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How to Talk to Your OBGYN about Depression in Pregnancy

Katlyn Joy |11, November 2013


Some things are harder than others to discuss with your doctor: weird smells, habits or embarrassing lifestyle choices number among those but perhaps nothing could be more vital or tougher to discuss than depression during your pregnancy.

If you have a history of depression you probably realize you may be at an increased risk for depression. If you went off depression medication to conceive, some studies put the odds of a rebound depression in pregnancy around the 70% mark.

Pregnancy is an often romanticized and idealized condition. However, for some pregnant women this may be a new and troubling situation, and one they may even feel guilty for. For women who planned their babies, or those who struggled with infertility issues, the guilt can be sharper about prenatal depression. After all, you wanted this; you planned this; you may have struggled and saw multiple physicians, took fertility medication or had procedures done to have a successful pregnancy. So how could you possibly be depressed?

A landslide of hormones is enough for many women to feel off-kilter, and for an estimated 10 to 15 percent of pregnant women, the result is depression. Have you ever had PMS? That's a droplet compared to a torrential rainstorm of hormones. Plus, if you get PMS, you are at increased risk for prenatal depression.

When and What to Tell Your Doctor About Your Feelings

If you are having severe depression symptoms that are interfering with your normal life, don't wait until your next appointment; make a special appointment as soon as possible. If you are struggling but it's not that severe, just make a solid promise to yourself to broach the subject at your next prenatal visit.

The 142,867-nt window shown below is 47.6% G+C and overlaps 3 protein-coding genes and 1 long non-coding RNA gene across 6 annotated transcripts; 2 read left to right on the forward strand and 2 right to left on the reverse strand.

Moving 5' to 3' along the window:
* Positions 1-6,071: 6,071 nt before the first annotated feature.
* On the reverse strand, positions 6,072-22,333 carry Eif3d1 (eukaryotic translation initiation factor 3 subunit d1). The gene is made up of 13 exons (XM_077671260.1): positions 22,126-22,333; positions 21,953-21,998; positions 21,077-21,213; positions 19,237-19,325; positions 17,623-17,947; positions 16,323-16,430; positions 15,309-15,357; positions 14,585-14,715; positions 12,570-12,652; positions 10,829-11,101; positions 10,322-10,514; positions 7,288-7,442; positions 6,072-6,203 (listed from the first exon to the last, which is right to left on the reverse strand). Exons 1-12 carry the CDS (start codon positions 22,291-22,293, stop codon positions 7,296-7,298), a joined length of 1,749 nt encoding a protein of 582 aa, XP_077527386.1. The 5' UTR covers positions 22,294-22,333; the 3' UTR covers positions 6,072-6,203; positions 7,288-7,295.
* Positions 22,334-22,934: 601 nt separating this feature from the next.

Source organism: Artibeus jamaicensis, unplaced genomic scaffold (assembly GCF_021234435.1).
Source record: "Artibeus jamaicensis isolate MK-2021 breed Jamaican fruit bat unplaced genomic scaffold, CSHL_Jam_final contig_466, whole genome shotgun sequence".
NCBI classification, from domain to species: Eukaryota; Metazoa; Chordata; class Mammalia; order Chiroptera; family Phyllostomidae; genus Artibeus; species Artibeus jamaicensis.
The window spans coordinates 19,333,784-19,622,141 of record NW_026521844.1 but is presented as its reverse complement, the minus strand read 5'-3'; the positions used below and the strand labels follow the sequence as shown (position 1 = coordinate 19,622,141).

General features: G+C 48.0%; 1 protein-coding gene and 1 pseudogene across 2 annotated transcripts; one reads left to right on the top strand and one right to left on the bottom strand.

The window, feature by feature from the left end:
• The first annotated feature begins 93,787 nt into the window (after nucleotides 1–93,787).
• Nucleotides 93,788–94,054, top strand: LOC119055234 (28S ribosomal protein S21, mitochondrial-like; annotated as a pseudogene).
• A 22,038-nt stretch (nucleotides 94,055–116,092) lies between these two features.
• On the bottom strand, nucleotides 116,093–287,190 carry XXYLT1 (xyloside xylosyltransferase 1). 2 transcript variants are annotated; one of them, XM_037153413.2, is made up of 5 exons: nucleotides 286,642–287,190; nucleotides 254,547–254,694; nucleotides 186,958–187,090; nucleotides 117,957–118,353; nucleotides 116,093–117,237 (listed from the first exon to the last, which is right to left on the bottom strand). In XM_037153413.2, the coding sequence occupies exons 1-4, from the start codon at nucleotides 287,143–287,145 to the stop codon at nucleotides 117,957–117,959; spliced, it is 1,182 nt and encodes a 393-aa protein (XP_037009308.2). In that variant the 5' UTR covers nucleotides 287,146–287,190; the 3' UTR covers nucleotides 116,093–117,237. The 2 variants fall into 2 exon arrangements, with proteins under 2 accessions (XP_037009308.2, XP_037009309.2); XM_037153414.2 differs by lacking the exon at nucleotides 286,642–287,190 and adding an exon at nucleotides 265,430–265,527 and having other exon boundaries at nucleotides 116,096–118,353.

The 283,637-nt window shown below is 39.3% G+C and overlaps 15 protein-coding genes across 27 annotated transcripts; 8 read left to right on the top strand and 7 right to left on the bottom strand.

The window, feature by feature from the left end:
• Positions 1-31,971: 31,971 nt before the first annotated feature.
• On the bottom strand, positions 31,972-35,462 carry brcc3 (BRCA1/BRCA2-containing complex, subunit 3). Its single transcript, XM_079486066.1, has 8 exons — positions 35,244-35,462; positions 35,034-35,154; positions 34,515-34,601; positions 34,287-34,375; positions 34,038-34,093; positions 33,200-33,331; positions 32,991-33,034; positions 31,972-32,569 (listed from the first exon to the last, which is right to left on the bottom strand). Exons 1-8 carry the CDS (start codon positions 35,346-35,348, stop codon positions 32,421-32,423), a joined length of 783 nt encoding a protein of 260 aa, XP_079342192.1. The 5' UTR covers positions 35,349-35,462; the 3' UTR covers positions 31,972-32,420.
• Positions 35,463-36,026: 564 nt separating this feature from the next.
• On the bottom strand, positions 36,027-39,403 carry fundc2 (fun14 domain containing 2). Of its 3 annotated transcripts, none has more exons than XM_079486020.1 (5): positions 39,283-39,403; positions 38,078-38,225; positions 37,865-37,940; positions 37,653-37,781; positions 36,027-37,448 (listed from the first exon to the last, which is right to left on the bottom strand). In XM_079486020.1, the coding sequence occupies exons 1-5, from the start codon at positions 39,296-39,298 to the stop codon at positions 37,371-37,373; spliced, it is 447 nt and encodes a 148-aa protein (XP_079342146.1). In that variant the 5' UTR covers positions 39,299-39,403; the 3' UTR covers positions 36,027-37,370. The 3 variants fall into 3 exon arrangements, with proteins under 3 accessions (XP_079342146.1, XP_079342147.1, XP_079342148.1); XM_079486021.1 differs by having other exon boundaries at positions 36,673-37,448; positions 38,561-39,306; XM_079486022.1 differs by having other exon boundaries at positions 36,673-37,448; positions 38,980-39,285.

Tell your physician why you are concerned: write down a list prior to your appointment to make sure you leave out nothing important. Explain fully your feelings and symptoms in your own words; you don't want to sound like a brochure on prenatal depression. Detail how the symptoms interfere with your daily schedule or responsibilities. If you have a history of depression or depression runs in your family, share that as well.

If you have darker thoughts that you are afraid to divulge to anyone, especially a doctor please understand the importance of being open. If you have had thoughts of suicide, self-harm or thoughts of death you cannot bear them in silence! Often times, sharing such deep burdens will make a tremendous difference right away. Your doctor will ask you questions to determine whether these are fleeting dark thoughts or a persistent thought pattern. Your physician will ask you if you have progressed to the point of having a plan. It is important to be honest and not hold back out of fear. You need to be candid in order to get the type of help you need. A simple reply of, "Yes, I've had some dark thoughts or imagined death," will not land you in a locked psychiatric ward.

If you don't have suicidal thoughts but are feeling deeply sad, worthless or hopeless, you need not suffer in silence either. There are a number of options such as talk therapy, cognitive therapy, support, and medication to help you.

Questions to Ask Your Doctor about Your Depression

  • Should I restart the medication I took previously for depression?
  • Can you refer me to a counselor in my insurance network?
  • Do you know of any sliding scale counseling in our area?
  • Will this medication cause side effects and what is the history of giving this medication to pregnant women?
  • Can I make any lifestyle changes to help my depression symptoms, such as with my diet, exercise or sleep?
  • Will I need to continue this medication after the baby is born?
  • Is it safe to take while breastfeeding?
  • How soon should I start to feel better?
  • What do I do if I feel much worse or feel like I am in crisis?

Ways to help your doctor and yourself treat pregnancy depression

  • Follow the directions from your physician exactly. If you have questions, get clarification right away by calling him or her.
  • Follow the directions of your medication exactly as written.
  • Let others know you are struggling. Having support from family and friends can make a huge difference.
  • Take it easy on yourself. Don't overload your schedule and stress yourself out.
  • Don't withdraw from people or activities that typically give you pleasure. This will only make things worse.
  • Have hope that things will get better because they will.
  • Exercise is known to produce good feelings. If you haven't already, begin exercising for at least 20 minutes per day – every day.

You do not need to suffer from pregnancy depression. There are treatments available, and with the help of your doctor, you will be on your way to feeling good about yourself soon! Don't give up hope, and get the help you deserve.

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